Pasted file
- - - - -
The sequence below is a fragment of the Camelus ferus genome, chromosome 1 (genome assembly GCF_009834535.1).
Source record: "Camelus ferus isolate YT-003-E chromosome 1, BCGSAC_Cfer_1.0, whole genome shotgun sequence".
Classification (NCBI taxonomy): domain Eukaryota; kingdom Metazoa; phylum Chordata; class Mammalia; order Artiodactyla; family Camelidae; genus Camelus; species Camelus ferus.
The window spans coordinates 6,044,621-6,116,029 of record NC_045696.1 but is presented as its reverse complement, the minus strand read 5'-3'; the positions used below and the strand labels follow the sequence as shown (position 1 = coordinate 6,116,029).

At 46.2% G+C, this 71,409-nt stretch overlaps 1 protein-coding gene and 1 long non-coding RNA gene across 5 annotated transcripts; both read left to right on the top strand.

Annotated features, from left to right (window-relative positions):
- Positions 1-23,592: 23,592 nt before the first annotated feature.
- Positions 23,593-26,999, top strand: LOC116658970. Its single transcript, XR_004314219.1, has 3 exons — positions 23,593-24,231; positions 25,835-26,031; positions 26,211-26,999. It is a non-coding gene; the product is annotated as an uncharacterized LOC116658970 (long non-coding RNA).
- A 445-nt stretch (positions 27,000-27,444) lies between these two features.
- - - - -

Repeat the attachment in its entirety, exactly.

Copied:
The sequence below is a fragment of the Camelus ferus genome, chromosome 1 (genome assembly GCF_009834535.1).
Source record: "Camelus ferus isolate YT-003-E chromosome 1, BCGSAC_Cfer_1.0, whole genome shotgun sequence".
Classification (NCBI taxonomy): domain Eukaryota; kingdom Metazoa; phylum Chordata; class Mammalia; order Artiodactyla; family Camelidae; genus Camelus; species Camelus ferus.
The window spans coordinates 6,044,621-6,116,029 of record NC_045696.1 but is presented as its reverse complement, the minus strand read 5'-3'; the positions used below and the strand labels follow the sequence as shown (position 1 = coordinate 6,116,029).

At 46.2% G+C, this 71,409-nt stretch overlaps 1 protein-coding gene and 1 long non-coding RNA gene across 5 annotated transcripts; both read left to right on the top strand.

Annotated features, from left to right (window-relative positions):
- Positions 1-23,592: 23,592 nt before the first annotated feature.
- Positions 23,593-26,999, top strand: LOC116658970. Its single transcript, XR_004314219.1, has 3 exons — positions 23,593-24,231; positions 25,835-26,031; positions 26,211-26,999. It is a non-coding gene; the product is annotated as an uncharacterized LOC116658970 (long non-coding RNA).
- A 445-nt stretch (positions 27,000-27,444) lies between these two features.